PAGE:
The Feodorovskaya Icon of the Mother of God was lost in the 13th century Mongol invasion of Russia, but was miraculously rediscovered by Prince Vasily of Kostroma several months later, while he was hunting in the forest. During Prince Vasily's excursion, St. Theodore Stratelates (in Russian, Feodor Stratilat) was seen by many in Kostroma carrying an icon of the Theotokos, and so his name came to be associated with the icon.
Several centuries later, the first Romanov Tsar Michael was blessed by his mother with a copy of the icon upon his accession to the throne. It thus became the patronal icon of the Romanov family. Today the original icon resides in the Kostroma Theophany Cathedral.
5" x 6.25"
A custom-fitting wooden shrine, called "kiot" in Russian, is also available for this icon. Find it here >>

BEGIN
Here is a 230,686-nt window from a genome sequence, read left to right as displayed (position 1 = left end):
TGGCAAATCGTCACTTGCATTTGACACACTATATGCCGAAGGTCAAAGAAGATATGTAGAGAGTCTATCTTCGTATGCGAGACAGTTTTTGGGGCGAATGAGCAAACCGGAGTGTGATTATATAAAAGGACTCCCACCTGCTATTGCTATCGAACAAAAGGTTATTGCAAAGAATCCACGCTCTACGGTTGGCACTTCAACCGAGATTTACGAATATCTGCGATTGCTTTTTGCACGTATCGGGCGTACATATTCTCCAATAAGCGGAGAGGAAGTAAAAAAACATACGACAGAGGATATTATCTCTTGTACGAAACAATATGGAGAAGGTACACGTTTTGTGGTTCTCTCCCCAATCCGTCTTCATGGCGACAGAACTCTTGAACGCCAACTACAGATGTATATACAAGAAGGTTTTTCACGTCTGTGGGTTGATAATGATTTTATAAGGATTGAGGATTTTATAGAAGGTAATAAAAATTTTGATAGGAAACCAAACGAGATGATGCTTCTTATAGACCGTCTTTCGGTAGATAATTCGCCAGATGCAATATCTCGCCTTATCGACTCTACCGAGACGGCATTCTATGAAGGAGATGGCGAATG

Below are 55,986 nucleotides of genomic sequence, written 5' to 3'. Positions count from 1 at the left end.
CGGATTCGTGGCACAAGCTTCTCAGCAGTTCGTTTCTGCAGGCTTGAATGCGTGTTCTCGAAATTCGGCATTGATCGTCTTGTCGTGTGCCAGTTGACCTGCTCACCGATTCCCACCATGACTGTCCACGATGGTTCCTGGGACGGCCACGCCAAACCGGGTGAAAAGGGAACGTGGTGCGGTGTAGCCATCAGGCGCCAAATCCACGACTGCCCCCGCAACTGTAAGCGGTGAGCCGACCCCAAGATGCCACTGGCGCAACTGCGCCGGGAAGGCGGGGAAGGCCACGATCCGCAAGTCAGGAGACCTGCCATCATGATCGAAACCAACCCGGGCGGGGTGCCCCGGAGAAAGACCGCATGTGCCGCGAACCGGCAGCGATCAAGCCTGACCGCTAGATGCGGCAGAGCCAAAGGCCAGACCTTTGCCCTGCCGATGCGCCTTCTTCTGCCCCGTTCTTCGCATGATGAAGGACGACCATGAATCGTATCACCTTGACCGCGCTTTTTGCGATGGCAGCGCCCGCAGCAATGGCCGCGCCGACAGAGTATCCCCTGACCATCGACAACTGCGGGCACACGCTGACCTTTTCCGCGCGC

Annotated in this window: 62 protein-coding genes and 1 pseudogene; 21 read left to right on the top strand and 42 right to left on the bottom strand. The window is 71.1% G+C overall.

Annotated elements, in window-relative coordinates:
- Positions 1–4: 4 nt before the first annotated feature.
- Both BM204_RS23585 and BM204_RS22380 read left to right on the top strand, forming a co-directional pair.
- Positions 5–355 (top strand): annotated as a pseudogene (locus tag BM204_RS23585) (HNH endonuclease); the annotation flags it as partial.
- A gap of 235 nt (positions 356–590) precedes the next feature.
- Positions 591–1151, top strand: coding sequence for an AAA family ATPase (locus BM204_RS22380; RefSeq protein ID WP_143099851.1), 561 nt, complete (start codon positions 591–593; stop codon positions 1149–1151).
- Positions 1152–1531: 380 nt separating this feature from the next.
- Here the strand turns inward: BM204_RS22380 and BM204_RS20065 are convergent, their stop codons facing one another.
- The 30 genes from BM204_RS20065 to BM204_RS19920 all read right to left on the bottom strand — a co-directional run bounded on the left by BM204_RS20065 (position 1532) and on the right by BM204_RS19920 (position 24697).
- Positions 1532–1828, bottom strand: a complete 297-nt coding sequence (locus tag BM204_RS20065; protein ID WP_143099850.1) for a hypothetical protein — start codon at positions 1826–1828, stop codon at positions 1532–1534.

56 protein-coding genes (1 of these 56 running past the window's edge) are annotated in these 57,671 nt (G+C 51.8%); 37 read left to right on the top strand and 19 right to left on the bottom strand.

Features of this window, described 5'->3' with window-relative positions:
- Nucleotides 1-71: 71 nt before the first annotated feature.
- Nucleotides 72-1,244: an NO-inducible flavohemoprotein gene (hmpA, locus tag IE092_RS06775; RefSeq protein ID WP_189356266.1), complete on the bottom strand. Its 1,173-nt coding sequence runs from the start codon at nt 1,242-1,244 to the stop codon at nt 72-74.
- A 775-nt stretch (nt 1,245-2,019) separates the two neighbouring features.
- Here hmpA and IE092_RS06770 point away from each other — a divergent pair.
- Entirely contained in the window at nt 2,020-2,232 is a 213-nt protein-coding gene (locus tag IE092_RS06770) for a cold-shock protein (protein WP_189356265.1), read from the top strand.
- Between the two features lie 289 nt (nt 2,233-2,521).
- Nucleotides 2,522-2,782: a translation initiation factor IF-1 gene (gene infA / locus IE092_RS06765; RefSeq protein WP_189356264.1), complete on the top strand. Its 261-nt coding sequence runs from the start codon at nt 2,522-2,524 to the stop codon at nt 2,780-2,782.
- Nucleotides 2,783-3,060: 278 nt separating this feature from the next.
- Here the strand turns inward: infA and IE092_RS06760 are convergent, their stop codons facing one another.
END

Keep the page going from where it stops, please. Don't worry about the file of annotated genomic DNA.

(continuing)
The risen Lord Jesus is depicted between two angels in adoration, surrounded by beautiful, enameled ornamentation. Four side panels depict the events that surrounded the Resurrection. On the bottom of the...
The risen Lord Jesus is depicted between the two angels who announced the glad tidings of His Resurrection to His disciples. One holds the stone that sealed the door to...
This triptych features a central panel of the Mother of God "Queen of All," (also referred to as the "Healer of Cancer" due to the many healings worked through this...
A variation of the Pantocrator ("Lord over All") image of Christ the Savior. 7.25" x 9"